Here it goes:
My favorite part of my body are my hands. I’ve gotten to be a relatively quick typer when I’m not covering my keyboard in its protective purple…thing. (Amazon calls them skins.) If I’m not working on the train, I tend to take the keyboard skin off and I can go pretty fast, especially if I’m in the middle of a good part in my story.*
Sure, when it’s cold, I think my hands look like super skinny sausages. They also feel icy to the touch in winter. But in summer, they plump up nicely with the heat.
I wear two rings, both with gold settings (gold is a much warmer color than silver, so it’s what I prefer, otherwise my hands look cold) and both from my parents. The bigger ring — from Mom, a citrine birthstone that she gave to me on my sixteenth birthday — slides around my finger and it’s fun to play with if I’m nervous. The smaller is a Claddagh ring my dad got me for my birthday. It’s a real pain to take off, since I’ve worn it ever since I got it, but I don’t mind. My hand looks nice with them on.
What’s your favorite part of your body?
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My brother and I started off as friends. We grew to be best friends, possibly in response to the births of Big and Little H, and then that weird thing happened where we got to high school and he got taller.
“Actually, I’m the older one.” I started saying this line so many times that I’d probably be rich if I got paid every time I used it.
At the same time, high school changed the dynamic we’d had. He stopped being my brother. Instead, I became “L’s sister” and under that title, people — from teachers to other students — looked from him to me, instead of from me to him.
Of the two of us, he’s the charismatic one. He’s warm and welcoming, inviting other people to join in his discussions. He always seemed to be at the center of his friend group. People gravitated towards him.
circa…the early 90′s
He also wasn’t failing math the way I was, and I considered anyone who did well in math to be above average (read: my) intelligence. I believed that meant people liked him for good reasons. I also believed that those reasons meant he emulated everything I wasn’t, but I wouldn’t admit that to anyone.
Then, without warning, we grew apart. He became a foreign kid. His world and mine were separate. I graduated high school feeling like we were siblings without any connection.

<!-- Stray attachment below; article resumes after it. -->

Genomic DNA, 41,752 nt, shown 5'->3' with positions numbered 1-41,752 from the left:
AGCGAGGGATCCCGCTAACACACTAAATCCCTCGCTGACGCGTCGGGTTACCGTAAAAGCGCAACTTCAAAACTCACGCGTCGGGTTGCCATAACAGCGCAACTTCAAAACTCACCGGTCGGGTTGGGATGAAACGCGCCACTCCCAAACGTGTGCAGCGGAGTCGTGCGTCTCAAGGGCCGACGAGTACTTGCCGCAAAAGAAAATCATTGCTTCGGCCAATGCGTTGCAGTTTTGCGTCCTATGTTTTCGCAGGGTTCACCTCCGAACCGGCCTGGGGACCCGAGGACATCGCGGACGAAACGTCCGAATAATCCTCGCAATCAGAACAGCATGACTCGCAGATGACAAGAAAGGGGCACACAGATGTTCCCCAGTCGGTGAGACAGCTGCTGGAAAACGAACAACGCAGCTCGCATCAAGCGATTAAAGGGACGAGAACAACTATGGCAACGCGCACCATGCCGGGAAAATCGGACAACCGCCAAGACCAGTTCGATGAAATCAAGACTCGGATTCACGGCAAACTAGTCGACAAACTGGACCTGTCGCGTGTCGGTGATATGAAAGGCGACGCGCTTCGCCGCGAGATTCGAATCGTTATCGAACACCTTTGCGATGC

“Should I be doing that?” I asked Mom the first time I brought it up.
She gave me a look. “How many people do you know who’ve moved out already?”
“A few,” I said. But my first thoughts went to people I only knew through blogs. They weren’t actual friends, but people whose lives I was admiring from afar. “L moved out,” I added when I felt the conversation drifting out of my control.
“He didn’t have a choice,” Mom said, blowing it off. “He had to find housing because the school wouldn’t provide it after freshman year.” A little later, she said, “If you feel like moving out, then don’t feel like you have to stick around for my sake.”
Her saying that angered me. She’d missed the point.
While I read this stuff, I listen to L tell Mom what’s happening to him.
I listen to him tell her about different patrons at work and how ridiculous some of their requests are. I listen to him tell her about his friends’ struggles and how logical he was being about their realities, as opposed to telling them what they want to hear. I listen to him outline his goals and ambitions, and how they compare with those of the people around him.
L comes home more often now. Little H and I don’t talk about him like we used to — about how Mom gets wicked excited when he comes home, or when he calls, and how she’ll only really talk to him when he’s over.
He and I talk more often. He’ll come to my work to pick up things and chat. We’ll share gripes over Mom and her obsession with cats, or dogs, or the things she says that make us shake our heads. We share stories about work, art, culture, social dynamics, politics, the news, friends. We connect in our triumphs and pitfalls.